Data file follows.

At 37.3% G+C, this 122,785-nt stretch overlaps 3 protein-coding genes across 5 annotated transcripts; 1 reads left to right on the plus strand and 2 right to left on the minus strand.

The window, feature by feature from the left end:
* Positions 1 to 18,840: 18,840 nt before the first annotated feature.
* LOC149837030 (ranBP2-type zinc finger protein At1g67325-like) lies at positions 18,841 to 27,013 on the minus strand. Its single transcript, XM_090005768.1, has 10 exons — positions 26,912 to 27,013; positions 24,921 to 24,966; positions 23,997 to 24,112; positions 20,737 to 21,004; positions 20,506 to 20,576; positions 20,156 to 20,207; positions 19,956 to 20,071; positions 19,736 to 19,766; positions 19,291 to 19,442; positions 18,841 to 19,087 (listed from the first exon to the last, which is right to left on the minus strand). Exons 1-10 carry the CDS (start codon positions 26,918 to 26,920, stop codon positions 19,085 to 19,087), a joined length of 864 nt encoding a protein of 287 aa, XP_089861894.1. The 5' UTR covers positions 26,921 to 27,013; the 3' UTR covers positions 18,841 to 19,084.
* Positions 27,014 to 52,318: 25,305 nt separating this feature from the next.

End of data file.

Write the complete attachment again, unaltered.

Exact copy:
At 37.3% G+C, this 122,785-nt stretch overlaps 3 protein-coding genes across 5 annotated transcripts; 1 reads left to right on the plus strand and 2 right to left on the minus strand.

The window, feature by feature from the left end:
* Positions 1 to 18,840: 18,840 nt before the first annotated feature.
* LOC149837030 (ranBP2-type zinc finger protein At1g67325-like) lies at positions 18,841 to 27,013 on the minus strand. Its single transcript, XM_090005768.1, has 10 exons — positions 26,912 to 27,013; positions 24,921 to 24,966; positions 23,997 to 24,112; positions 20,737 to 21,004; positions 20,506 to 20,576; positions 20,156 to 20,207; positions 19,956 to 20,071; positions 19,736 to 19,766; positions 19,291 to 19,442; positions 18,841 to 19,087 (listed from the first exon to the last, which is right to left on the minus strand). Exons 1-10 carry the CDS (start codon positions 26,918 to 26,920, stop codon positions 19,085 to 19,087), a joined length of 864 nt encoding a protein of 287 aa, XP_089861894.1. The 5' UTR covers positions 26,921 to 27,013; the 3' UTR covers positions 18,841 to 19,084.
* Positions 27,014 to 52,318: 25,305 nt separating this feature from the next.